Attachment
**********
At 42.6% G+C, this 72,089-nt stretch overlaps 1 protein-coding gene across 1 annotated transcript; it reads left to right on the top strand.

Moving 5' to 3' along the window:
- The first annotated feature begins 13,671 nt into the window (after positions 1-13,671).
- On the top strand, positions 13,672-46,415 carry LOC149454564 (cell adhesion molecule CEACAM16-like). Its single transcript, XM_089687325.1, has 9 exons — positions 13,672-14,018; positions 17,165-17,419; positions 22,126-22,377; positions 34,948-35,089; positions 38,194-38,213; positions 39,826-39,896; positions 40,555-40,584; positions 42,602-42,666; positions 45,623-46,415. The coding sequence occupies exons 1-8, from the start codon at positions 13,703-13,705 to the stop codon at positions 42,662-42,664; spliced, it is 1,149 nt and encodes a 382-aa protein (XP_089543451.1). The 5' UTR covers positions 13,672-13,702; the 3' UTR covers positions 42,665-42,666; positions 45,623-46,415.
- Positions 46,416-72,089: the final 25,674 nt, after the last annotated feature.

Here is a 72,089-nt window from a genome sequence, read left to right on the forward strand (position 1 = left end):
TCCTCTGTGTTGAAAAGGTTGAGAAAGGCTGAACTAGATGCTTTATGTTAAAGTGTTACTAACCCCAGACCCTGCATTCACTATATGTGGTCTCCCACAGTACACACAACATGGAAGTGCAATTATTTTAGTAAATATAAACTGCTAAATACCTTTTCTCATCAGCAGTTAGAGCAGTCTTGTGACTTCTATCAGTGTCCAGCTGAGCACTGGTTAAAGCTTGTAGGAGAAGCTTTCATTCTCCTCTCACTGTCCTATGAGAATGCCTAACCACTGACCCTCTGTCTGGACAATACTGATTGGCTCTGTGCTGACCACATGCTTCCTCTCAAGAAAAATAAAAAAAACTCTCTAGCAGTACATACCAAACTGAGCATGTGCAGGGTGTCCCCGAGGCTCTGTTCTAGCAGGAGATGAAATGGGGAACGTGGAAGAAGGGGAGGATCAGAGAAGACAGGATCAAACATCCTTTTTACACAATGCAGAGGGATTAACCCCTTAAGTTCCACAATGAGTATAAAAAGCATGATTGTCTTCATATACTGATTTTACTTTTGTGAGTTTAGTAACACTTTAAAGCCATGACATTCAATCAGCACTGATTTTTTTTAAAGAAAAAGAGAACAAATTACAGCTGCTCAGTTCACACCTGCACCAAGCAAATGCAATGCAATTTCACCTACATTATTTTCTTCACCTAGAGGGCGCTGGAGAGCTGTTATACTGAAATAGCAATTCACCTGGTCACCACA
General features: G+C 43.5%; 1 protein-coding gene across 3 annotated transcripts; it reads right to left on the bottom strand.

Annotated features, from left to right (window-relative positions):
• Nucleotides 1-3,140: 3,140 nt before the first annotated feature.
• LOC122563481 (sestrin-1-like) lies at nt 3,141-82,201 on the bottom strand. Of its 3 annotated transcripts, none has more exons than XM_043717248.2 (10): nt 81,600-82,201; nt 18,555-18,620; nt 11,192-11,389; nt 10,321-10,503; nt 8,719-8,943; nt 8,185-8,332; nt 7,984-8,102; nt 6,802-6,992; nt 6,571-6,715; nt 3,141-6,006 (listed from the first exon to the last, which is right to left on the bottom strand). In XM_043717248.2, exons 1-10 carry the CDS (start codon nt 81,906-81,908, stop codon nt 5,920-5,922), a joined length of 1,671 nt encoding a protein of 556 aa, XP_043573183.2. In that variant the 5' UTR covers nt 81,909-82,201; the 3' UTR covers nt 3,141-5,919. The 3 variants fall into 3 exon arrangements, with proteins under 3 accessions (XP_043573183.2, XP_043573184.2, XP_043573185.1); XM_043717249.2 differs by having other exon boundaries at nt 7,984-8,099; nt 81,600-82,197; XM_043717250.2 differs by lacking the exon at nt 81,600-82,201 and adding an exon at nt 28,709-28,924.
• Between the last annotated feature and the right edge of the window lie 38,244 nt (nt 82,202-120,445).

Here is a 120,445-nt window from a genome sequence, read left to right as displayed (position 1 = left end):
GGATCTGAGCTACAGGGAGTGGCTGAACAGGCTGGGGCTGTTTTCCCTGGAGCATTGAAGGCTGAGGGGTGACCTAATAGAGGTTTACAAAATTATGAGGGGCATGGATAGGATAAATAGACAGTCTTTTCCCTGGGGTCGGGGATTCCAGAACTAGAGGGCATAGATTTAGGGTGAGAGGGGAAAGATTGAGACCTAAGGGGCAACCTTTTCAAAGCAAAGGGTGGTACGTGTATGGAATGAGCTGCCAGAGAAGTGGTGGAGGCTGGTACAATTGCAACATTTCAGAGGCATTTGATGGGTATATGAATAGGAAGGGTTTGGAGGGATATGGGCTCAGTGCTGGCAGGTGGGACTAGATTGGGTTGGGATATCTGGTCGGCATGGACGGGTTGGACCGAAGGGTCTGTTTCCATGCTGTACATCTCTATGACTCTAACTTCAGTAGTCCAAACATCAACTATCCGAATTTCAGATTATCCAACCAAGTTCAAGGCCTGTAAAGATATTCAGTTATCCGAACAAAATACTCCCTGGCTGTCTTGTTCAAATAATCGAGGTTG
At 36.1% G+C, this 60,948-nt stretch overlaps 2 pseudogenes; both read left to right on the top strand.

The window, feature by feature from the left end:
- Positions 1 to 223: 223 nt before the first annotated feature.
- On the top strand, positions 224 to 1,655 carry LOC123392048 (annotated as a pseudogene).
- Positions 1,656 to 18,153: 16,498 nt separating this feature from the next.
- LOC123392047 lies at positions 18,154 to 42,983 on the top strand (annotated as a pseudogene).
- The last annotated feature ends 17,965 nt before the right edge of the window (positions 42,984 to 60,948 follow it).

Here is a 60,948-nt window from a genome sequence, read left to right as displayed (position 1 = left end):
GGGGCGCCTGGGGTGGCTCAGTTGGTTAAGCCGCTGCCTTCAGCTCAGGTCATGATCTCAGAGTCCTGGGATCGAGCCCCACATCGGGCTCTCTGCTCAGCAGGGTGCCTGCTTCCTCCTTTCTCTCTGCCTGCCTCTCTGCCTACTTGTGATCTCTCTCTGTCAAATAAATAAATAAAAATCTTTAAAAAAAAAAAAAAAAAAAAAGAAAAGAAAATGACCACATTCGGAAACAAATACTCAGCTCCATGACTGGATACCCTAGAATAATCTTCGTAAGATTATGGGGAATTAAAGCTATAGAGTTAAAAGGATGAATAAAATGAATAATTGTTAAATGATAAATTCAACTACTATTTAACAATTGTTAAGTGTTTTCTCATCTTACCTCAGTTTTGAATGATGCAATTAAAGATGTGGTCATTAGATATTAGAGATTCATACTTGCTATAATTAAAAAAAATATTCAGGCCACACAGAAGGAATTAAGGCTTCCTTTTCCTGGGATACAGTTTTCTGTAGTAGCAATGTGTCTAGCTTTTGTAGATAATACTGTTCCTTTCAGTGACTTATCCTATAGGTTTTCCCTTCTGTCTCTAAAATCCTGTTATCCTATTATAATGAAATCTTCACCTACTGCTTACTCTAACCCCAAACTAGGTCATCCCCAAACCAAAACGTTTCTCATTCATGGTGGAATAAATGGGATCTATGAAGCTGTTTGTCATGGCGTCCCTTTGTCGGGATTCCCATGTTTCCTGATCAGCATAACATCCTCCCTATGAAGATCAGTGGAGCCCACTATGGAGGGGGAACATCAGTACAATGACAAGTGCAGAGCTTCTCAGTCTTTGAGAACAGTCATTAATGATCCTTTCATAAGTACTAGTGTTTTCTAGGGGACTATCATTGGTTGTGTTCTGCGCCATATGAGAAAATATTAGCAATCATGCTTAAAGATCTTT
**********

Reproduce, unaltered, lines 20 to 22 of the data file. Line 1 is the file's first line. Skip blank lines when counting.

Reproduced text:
- LOC123392047 lies at positions 18,154 to 42,983 on the top strand (annotated as a pseudogene).
- The last annotated feature ends 17,965 nt before the right edge of the window (positions 42,984 to 60,948 follow it).

Here is a 60,948-nt window from a genome sequence, read left to right as displayed (position 1 = left end):